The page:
Become an Environmental Engineer


What do environmental engineers do? Many different things depending on the specialty. In general they do designing and planning and other engineering duties meant to prevent, control, and remediate environmental health hazards. Since that still may not explain much, let's look at some specifics.

Civil engineers design water supply and sewage systems, as well as roads tunnels and much more. An environmental engineer working in these areas would help create systems that are easier on the environment. She might also conduct studies to see what the impact would be of new parking pots on the surrounding environment.

If working for a mining company an environmental engineer would be responsible for designing systems that keep the company in compliance with laws and regulations regarding toxic chemicals, or contamination of water supplies from runoff. This could mean planning new holding ponds or establishing decontamination procedures.

In all the specialties you'll use the principles of biology and/or chemistry to develop solutions to environmental problems. Water and air pollution control are common areas you'll work in, as well as recycling, waste disposal, and public health. issues. In the private sector many environmental engineers work as consultants. They help clients comply with regulations, prevent environmental damage, and create plans for cleaning up hazardous wastes.

How Much Can You Make?

The Bureau of Labor Statistics shows the average wage of environmental engineers as $77,040 annually. About 10% make over $115,000 per year. Wages vary by specific position, and by region as well. As I write this wages are highest (on average and according to the BLS) in New Mexico.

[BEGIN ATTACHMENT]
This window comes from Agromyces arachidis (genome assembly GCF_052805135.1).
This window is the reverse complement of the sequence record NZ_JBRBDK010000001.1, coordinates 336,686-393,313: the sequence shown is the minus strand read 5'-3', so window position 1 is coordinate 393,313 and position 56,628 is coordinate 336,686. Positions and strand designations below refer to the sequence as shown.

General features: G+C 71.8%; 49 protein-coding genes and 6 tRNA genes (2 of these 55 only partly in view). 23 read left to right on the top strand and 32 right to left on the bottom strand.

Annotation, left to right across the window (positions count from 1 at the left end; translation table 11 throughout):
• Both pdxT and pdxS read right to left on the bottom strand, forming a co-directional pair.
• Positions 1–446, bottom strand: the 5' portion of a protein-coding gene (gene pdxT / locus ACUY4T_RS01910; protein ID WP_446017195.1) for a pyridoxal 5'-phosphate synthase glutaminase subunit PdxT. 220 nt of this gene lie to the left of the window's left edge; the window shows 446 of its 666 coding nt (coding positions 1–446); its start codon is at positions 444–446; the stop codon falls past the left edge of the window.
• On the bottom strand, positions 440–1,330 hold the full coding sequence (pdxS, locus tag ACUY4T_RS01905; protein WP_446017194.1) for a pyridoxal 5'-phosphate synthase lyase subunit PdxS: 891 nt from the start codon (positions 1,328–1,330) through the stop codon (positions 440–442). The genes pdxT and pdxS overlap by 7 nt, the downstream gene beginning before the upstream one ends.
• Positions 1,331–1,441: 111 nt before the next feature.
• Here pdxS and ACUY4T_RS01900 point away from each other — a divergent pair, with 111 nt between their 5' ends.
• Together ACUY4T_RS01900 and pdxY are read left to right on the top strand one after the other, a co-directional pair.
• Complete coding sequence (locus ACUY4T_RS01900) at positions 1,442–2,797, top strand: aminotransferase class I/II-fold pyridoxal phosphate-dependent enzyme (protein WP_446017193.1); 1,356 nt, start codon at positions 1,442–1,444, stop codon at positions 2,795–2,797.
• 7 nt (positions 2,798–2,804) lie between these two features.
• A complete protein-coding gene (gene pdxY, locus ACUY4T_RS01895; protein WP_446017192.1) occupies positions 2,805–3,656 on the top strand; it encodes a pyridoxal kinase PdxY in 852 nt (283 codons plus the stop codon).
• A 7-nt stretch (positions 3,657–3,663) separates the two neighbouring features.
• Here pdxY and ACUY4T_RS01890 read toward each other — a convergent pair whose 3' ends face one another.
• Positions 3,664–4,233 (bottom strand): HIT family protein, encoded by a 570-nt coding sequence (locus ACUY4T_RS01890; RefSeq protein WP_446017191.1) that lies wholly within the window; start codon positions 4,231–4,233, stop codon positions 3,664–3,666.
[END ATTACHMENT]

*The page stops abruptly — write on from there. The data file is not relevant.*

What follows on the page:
The BLS says of these jobs, "Starting salaries are among the highest of all college graduates."

Ways to Make More | Related Opportunities | Tips

Certainly you can look for areas where the pay is higher, but the biggest step you can take to make more money is to start your own environmental engineering firm in one of the more lucrative niches.

This is a good industry to get into at the moment. The BLS projects job growth to be at least as fast as all occupations for engineers in general, with faster growth for those in environmental engineering professions.

Qualifications / Requirements

Normally the least you'll need to get into this field is a bachelor's degree in engineering. Licensing of engineers who offer their services directly to the public is required in all states now as well. That typically requires a degree from an ABET-accredited engineering program, 4 years of relevant work experience, and completion of a State examination of some sort. Obviously then, you have to work as an employee for a while before you can do this as a self-employed operator.

There are also professional certifications you can get from professional societies. These can help if you are hoping for promotion to managerial positions or looking to get hired on by a firm that pays more.

General qualifications include an analytical mind, as well as decent math skills and communication abilities.

First Steps

This is a good job, but requires a lot of education, so talk to some people in the field to see if it is definitely something you are interested in doing. At that point you can start looking for environmental engineering graduate programs (see the resources below). When inquiring about these ask about job-placement help.

Resources - Lists environmental engineering graduate programs that are available all over the country. - Postings of all types of green jobs, including positions as an environmental engineer.

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